Should you capitalize the word Internet?
The question of whether the word internet should be capitalized is so passionately debated and rife with controversy that it has its own Wikipedia article. The latest salvo in the capitalization wars came from the Associated Press Stylebook, which announced that as of June 1, the AP’s style will stipulate that internet and web (with reference to the World Wide Web) should be lowercased. The AP’s is not the first style guide to insist on downcasing internet; many other publications prefer the lowercase form as well. And yet, attentive readers may notice that the headword form in Oxford Dictionaries continues to harbor a capital I (at least for now).
The reason Oxford has retained the capital I is simple: evidence. Our research samples continue to show that the capitalized form of the word is slightly more common. Over the past few years, the proportion of evidence for the two forms in our monitor corpus has remained relatively steady from month to month, with capital-I Internet accounting for about 54% of all examples. Dictionaries are lagging indicators of language change, waiting for new usages to become settled before recording them, and this particular change is still underway.
If we look into the geographic representation of the quotations, however, a more subtle trend emerges: in the UK, the preference for lowercase i is already dominant, whereas in the US, the capitalized form retains an edge (preferred usage in other countries also varies).
This overall trend is reflected in the geographical differences between the policies of official style guides. In the UK, many established mainstream outlets (including the Economist, Guardian, Financial Times, and the BBC) have declared themselves in favor of internet. In contrast, the publications which have taken the lowercase plunge in the US thus far have tended to be online or tech-focused outlets (like Buzzfeed, Wired, and Vox), while traditional prestige print publications and editorial bibles like the Chicago Manual of Style have continued to prefer the more conservative Internet. This UK-first pattern is reminiscent of the loss of the hyphen in email, which likewise was accepted first in British use before making its way to acceptance in the United States (the AP Stylebook accepted email in 2011). Similarly, the global tipping point from Internet to internet may soon be at hand.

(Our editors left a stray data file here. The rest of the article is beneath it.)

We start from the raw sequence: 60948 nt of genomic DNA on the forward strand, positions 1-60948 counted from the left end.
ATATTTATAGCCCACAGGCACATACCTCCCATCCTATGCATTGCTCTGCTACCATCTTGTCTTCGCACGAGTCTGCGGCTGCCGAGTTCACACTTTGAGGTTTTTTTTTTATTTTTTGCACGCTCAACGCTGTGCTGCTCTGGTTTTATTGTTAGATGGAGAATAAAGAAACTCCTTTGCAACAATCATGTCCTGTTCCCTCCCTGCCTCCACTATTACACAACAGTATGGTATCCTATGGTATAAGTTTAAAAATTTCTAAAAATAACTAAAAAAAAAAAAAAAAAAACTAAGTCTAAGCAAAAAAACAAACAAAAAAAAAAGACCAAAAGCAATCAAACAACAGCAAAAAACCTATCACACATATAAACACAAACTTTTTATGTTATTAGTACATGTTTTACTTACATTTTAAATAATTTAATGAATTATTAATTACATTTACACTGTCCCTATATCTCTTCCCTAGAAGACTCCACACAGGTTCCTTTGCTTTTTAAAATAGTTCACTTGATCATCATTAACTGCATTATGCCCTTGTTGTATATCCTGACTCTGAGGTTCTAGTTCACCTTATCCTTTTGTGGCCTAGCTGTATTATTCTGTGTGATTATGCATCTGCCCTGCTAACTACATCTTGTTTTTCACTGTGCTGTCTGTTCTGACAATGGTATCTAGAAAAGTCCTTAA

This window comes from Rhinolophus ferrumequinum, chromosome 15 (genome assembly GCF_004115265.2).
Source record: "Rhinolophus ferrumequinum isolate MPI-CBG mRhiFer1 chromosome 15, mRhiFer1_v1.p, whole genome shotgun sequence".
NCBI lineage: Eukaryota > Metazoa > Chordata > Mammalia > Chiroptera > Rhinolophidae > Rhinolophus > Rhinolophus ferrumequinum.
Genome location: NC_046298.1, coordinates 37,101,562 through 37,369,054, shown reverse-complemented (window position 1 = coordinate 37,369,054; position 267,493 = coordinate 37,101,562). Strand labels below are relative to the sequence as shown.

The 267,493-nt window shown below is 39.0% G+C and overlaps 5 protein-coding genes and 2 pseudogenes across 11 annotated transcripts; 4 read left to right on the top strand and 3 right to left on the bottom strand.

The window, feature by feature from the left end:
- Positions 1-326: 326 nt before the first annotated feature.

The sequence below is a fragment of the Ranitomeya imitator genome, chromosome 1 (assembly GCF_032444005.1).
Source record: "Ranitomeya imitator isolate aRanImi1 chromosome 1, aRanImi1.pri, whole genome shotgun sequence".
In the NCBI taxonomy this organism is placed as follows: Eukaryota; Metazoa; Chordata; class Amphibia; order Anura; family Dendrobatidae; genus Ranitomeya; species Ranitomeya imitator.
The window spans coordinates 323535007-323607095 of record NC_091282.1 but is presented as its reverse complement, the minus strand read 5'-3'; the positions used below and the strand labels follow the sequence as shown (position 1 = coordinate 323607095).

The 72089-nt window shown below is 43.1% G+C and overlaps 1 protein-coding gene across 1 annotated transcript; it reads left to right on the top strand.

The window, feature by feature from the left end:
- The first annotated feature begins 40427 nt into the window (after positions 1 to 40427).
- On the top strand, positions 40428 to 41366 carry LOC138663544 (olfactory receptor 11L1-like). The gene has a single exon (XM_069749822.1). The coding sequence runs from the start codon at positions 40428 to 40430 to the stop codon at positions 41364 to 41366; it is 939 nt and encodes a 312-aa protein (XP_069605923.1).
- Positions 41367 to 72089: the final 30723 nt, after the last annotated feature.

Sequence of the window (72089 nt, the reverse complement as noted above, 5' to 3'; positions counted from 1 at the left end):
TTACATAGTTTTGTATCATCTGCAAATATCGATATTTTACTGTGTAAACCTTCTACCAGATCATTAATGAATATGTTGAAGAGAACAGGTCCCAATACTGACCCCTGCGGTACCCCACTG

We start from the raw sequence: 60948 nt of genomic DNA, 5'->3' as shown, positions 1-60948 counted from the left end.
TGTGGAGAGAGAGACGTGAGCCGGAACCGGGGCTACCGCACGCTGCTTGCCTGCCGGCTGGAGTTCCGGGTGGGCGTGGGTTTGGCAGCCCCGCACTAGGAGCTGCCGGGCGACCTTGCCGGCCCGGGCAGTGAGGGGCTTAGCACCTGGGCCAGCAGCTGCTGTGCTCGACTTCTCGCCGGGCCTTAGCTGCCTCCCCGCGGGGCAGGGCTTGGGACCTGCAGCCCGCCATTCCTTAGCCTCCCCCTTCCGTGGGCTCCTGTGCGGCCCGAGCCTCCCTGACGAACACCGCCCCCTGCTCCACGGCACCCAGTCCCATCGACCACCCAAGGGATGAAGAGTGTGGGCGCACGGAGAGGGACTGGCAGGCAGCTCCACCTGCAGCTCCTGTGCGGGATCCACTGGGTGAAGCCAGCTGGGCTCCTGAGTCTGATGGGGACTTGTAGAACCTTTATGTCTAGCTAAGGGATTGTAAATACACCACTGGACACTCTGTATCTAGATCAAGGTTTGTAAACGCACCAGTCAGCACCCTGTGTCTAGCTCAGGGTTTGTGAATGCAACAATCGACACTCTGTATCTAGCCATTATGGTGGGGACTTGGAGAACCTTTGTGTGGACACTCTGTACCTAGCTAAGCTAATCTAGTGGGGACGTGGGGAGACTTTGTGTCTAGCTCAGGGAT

Why did Internet come to be capitalized in the first place? In fact, the earliest use of the word, cited in the Oxford English Dictionary from 1974, was with a lowercase i. Initially, there were many internets—the word was used to refer to any computer network comprising or connecting a number of smaller networks; it later came to refer specifically to the global network we know today, which was distinguished as “the Internet” as opposed to “an internet”. It isn’t uncommon for words to take on a capitalized form in a particular meaning regarded as a proper noun (for instance, Americans style the foundational document of their federal government as “the Constitution”); however, in the case of “the Internet”, by the mid-1990s the original need for disambiguation was largely obsolete, and the capitalization convention began to strike some writers and editors as unnecessary, dated, and aesthetically unappealing.
We are now in the midst of stylistic change with respect to the capitalization of Internet, but the process is proceeding in patchwork fashion and is far from complete. There are still many prominent institutional champions of the capital-I Internet, not to mention millions of private individuals who got into the habit of capitalizing and see no reason to change. But the AP Stylebook’s highly publicized announcement may serve as a catalyst for the global acceptance of the lowercase form. At Oxford, we will be watching our tracking corpus closely in the coming months, to see if lowercase internet makes new headway against the capitalized form.